Moreover, investments from MicroStrategy, Ruffer Investment, MassMutual, and SkyBridge Capital are further indisputable evidence of the institutional inflow. Thus, BTC is becoming their preferred and almost exclusive investment option among cryptocurrencies.
Bitcoin’s dominance drop triggered a mini altcoin season
Regardless of the moves of professional traders, retail traders have an enormous impact on altcoins. Therefore, the Bitcoin rally created an opportunity for an alt season and DeFi-related tokens appear to be benifitting most.
In the past week, Bitcoin outperformed the top-15 altcoins, which climbed 9% on average. More importantly, the overall volume has skyrocketed, eliminating any doubts about weekends or holiday pumps with low market participation.
Grayscale’s GBTC premium has normalized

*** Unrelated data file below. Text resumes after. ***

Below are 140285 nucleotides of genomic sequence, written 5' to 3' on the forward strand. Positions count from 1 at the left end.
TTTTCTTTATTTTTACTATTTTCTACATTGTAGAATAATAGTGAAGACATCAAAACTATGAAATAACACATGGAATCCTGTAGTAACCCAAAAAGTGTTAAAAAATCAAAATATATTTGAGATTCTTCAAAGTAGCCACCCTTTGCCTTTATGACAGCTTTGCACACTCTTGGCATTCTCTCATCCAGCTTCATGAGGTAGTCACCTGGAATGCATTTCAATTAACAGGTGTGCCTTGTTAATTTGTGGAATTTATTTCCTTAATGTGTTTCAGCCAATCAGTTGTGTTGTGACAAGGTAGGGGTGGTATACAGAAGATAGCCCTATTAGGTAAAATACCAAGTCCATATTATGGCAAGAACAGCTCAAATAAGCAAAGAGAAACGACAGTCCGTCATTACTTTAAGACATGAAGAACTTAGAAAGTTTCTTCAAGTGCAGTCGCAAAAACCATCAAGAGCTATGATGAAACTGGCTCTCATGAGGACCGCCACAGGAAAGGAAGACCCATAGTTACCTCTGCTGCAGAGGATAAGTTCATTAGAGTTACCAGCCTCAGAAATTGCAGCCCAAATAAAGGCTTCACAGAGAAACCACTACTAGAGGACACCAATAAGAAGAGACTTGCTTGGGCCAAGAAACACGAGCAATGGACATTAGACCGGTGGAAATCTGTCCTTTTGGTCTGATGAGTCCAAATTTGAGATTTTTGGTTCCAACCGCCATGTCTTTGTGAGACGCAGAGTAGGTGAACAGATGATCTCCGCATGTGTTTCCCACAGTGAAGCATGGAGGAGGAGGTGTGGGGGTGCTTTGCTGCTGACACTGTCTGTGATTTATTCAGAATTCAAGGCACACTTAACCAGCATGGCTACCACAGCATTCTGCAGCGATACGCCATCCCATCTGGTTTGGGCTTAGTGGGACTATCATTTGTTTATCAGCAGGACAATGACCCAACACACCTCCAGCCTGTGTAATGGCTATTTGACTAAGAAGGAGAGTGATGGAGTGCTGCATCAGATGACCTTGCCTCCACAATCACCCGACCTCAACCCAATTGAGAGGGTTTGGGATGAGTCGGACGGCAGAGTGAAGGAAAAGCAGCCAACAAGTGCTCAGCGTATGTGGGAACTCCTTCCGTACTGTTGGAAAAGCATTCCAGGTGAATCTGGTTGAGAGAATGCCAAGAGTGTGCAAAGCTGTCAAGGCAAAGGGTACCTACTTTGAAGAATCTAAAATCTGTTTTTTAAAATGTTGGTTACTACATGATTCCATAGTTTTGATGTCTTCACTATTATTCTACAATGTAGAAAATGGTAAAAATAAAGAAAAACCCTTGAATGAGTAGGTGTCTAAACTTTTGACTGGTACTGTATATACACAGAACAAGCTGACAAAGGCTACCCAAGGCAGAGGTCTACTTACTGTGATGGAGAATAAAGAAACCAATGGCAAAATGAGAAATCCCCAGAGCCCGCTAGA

The Grayscale Bitcoin Trust (GBTC) premium peaked at 41% on Dec. 21 but has since adjusted to its 90-day average at 19%. It is worth noting that only qualified institutional clients are allowed to acquire shares directly from Grayscale. The remainder of the traders need to buy it on the secondary market and this is the reason for some of the distortions.
This extraordinary level can be partially explained by the temporary suspension of new shares being issued. By halting the offer to institutional clients, any additional demand needs to be met by secondary sales, thus creating pressure for a larger premium.
Perpetual futures funding is holding steady